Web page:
Jira Rest API with OAuth in .NET

TL;DR > Working example / Show me the code

Link to github

It only took a pandemic to start blogging again. My last blog post is from 5 years ago, at that time I still was a student. Currently I’m a software engineer @ intigriti. This is also the reason why I’m writing this article. At intigriti we need JIRA integration with our customers. We are currently in a POC phase with a very nice customer.

This will be written for JIRA Server (but I assume it’s also usable for JIRA Cloud). There are 3 possible ways to authenticate with JIRA:

  • Username / password
  • Cookie
  • OAuth 1.0a

The first one is not usable @ intigriti since we can’t just ask to the customer to send their username & password 😉

The second one is also not usable since we need M2M communication, so we don’t have access to the JIRA cookies of the user.

So the only viable option was OAuth. I have a lot of experience with OAuth 2 and Open Id Connect but I never touched OAuth 1. Let’s say it’s something from before my time, OAuth 2 is already from 2013 🙂

And it doesn’t look like that Atlassian will add OAuth 2.0 any time soon. There is an issue from 2015 that still receives a lot of comments to ‘plz add this’…

Okay let’s get started with the docs: https://developer.atlassian.com/server/jira/platform/oauth/
This all seems to make sense but a .NET example is missing. Also the Atlassian.SDK nuget doesn’t really have a nice explanation on how to use it properly (side note: they even don’t support it)

I found a lot of people struggling to make it work in .NET. Most people just implemented username / password authentication as a result. Imho Atlassian should do something about this since it’s less secure that way. So I’ll write down my findings and a working example 😉

Okay the JIRA side is rather well explained on how to set it up. So I assume you have a public and private key (both in PEM format). And that you configured the AppLink correctly. The only thing you will need is the consumerKey and make sure you uploaded the correct public key.

Step 1: Get consumer secret

var privateKey = File.ReadAllText("jira_privatekey.pem");
// You could also do it without third party nuget
// https://vcsjones.dev/2019/10/07/key-formats-dotnet-3/
var decoder = new OpenSSL.PrivateKeyDecoder.OpenSSLPrivateKeyDecoder();
var keyInfo = decoder.Decode(privateKey);
_consumerSecret = keyInfo.ToXmlString(true);

For this code to work you will need: OpenSSL.PrivateKeyDecoder
You can do it without the nuget checkout: https://vcsjones.dev/2019/10/07/key-formats-dotnet-3/.

This code basically loads the private key and coverts it in a XML file which we need later.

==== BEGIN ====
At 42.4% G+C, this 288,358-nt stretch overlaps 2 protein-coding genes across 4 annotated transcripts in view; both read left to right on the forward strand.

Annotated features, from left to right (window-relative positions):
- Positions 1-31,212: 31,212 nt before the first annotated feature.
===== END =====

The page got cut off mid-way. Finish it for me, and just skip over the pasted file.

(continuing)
Step 2: Redirect to JIRA

You will need the Atlassian.SDK
This includes a custom created authenticator for RestSharp.

var settings = new OAuthRequestTokenSettings(_url, _consumerKey, _consumerSecret,
                        $"{context.Request.Scheme}://{context.Request.Host}/callback");

A small explanation of the variables:

 _url: The url where your Jira server is running (I'm currently using one through docker-compose)
_consumerKey: The key you used to setup the JIRA AppLink
_consumerSecret: Generated from private key => Step 1

We will also need to add to which url JIRA needs to redirect when the user allowed the integration. In my case this is http://localhost:1234/callback

When we have our settings setup correctly you can now do the following:

var requestToken = await JiraOAuthTokenHelper.GenerateRequestTokenAsync(settings);

This will generate a requestToken that we will need later and a AuthorizeUri. This ‘AuthorizeUri’ is the link were you need the redirect the user to. Since this is a POC and certainly not production ready I’ll save the requestToken in a static dictionary and set the key of the dictionary as cookie value.

 var requestTokenId = Guid.NewGuid();

_requestTokenDb.Add(requestTokenId, requestToken);

context.Response.Cookies.Append("JiraRequestTokenCookie", requestTokenId.ToString());
context.Response.Redirect(requestToken.AuthorizeUri);

Result should be this:

Step 3: Callback

var exists = context.Request.Cookies.TryGetValue("JiraRequestTokenCookie", out var stringRequestTokenId);
if (!exists || !Guid.TryParse(stringRequestTokenId, out var requestTokenId) || !_requestTokenDb.ContainsKey(requestTokenId))
{
    // Incorrect cookie value => Redirect to (/)
    // Code omitted since no real value 😉     
}

var requestToken = _requestTokenDb[requestTokenId];
var verifier = context.Request.Query["oauth_verifier"].ToString();

When JIRA redirects the user back to your application it will add a query param called “oauth_verifier” we will need this param later to request an access token.

And this is where the problem starts. The Atlassian.SDK doesn’t have support to add the “oauth_verifier” param. So I copied the code over from the bitbucket and added a parameter “OAuthVerfier”

public class JiraOAuthAccessTokenSettings